Hazem Kandil

Hazem Kandil is a fellow of St Catharine’s College, Cambridge and a lecturer in political sociology. Soldiers, Spies and Statesmen: Egypt’s Road to Revolt came out in 2012.

Sisi’s Turn: What does Sisi want?

Hazem Kandil, 20 February 2014

There is no getting around it. What Egypt has become three years after its once inspiring revolt is a police state more vigorous than anything we have seen since Nasser. As in the dark years of the 1960s, the enemy is everywhere, and any effort to expose and eradicate him is given popular assent. Since Egypt’s national security, its very existence as a sovereign state, is said to be at stake, those who refuse to toe the line must be ostracised, and those who persist punished as traitors. The talk of human rights that sustained the original uprising is dismissed as a distraction, the preoccupation of self-righteous amateurs.

In Cairo

Hazem Kandil, 18 July 2013

This piece was first published, with a different heading, on the LRB blog. You can read it here.

Deadlock in Cairo

Hazem Kandil, 21 March 2013

The Egyptian revolt is trapped in a balance of weakness. None of the key actors has the power to consolidate a new regime, or even to resurrect the old one. Alliances are necessary, but nobody knows which will last. Every combination seems equally plausible, but each would lead the country in a very different direction. Egypt’s old regime depended on a ‘power triangle’: an uneasy partnership between the military, the security services (the police and secret police under the control of the Interior Ministry), and the political establishment. The uprising in January 2011 disrupted this delicate balance.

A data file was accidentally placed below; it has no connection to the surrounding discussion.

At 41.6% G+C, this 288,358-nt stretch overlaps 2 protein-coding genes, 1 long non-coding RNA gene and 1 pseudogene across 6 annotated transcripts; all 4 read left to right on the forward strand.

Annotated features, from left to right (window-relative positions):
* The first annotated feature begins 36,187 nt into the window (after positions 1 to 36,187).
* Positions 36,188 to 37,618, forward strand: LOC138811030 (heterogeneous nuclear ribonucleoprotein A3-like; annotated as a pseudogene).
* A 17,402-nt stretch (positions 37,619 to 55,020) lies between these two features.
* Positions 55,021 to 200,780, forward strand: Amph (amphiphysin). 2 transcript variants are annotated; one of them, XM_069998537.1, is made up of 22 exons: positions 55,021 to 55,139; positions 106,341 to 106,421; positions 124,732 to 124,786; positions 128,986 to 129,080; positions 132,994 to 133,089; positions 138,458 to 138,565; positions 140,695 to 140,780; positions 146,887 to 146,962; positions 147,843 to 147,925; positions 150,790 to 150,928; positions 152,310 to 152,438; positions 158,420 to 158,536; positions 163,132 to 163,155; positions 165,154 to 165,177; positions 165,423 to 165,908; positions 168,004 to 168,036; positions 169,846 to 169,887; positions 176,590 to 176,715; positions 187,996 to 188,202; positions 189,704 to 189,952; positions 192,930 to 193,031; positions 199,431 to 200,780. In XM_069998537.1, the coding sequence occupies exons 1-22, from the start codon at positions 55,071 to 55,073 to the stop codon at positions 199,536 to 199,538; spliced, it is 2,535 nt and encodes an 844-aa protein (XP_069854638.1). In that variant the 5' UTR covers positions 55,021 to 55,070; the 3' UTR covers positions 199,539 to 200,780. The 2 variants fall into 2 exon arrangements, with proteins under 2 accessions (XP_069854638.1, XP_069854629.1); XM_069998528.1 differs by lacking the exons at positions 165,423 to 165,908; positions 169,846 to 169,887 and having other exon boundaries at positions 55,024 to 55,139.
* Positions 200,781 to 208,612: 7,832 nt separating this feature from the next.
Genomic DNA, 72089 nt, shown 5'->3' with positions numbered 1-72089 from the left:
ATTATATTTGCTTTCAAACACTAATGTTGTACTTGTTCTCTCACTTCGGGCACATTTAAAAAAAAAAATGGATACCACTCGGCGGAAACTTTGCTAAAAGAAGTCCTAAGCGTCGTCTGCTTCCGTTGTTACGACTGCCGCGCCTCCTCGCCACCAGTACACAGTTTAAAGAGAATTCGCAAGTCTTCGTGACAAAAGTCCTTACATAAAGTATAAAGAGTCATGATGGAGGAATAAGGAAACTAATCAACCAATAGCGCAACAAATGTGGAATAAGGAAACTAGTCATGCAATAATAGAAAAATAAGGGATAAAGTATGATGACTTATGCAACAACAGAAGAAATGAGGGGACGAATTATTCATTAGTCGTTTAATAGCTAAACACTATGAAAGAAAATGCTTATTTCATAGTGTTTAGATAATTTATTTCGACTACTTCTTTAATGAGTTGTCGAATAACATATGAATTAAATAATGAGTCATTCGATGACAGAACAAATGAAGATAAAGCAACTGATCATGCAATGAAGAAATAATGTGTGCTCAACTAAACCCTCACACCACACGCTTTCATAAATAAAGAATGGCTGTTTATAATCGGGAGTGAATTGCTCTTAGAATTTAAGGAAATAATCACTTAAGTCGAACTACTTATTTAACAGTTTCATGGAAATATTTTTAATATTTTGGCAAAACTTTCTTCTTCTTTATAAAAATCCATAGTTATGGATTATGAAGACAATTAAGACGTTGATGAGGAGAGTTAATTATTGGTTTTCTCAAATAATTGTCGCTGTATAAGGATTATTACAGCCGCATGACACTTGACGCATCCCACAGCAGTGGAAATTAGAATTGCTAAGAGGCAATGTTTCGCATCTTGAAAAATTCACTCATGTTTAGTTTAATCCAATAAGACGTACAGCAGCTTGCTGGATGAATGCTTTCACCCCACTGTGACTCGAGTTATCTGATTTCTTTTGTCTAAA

From The Blog
4 July 2013

Islamism was born in Egypt in 1928. And it was in Egypt, 85 years later, that the first successful uprising against an Islamist government occurred. The overthrow of the Muslim Brotherhood is a momentous event: but to foreign observers, the army’s intervention overshadowed everything else.

From The Blog
20 December 2012

Evaluating a still unfolding revolt is like trying to shoot a moving target. Yet there has been at least one steady pattern in Egypt over the past two years: subversion has constantly outpaced efforts to consolidate a new regime.

The Revolution That Wasn’t

Hugh Roberts, 12 September 2013

It is no longer fashionable to describe the events of 3 July in Cairo as a ‘second revolution’, but to describe them as a counter-revolution presupposes that there was a revolution in the first place.

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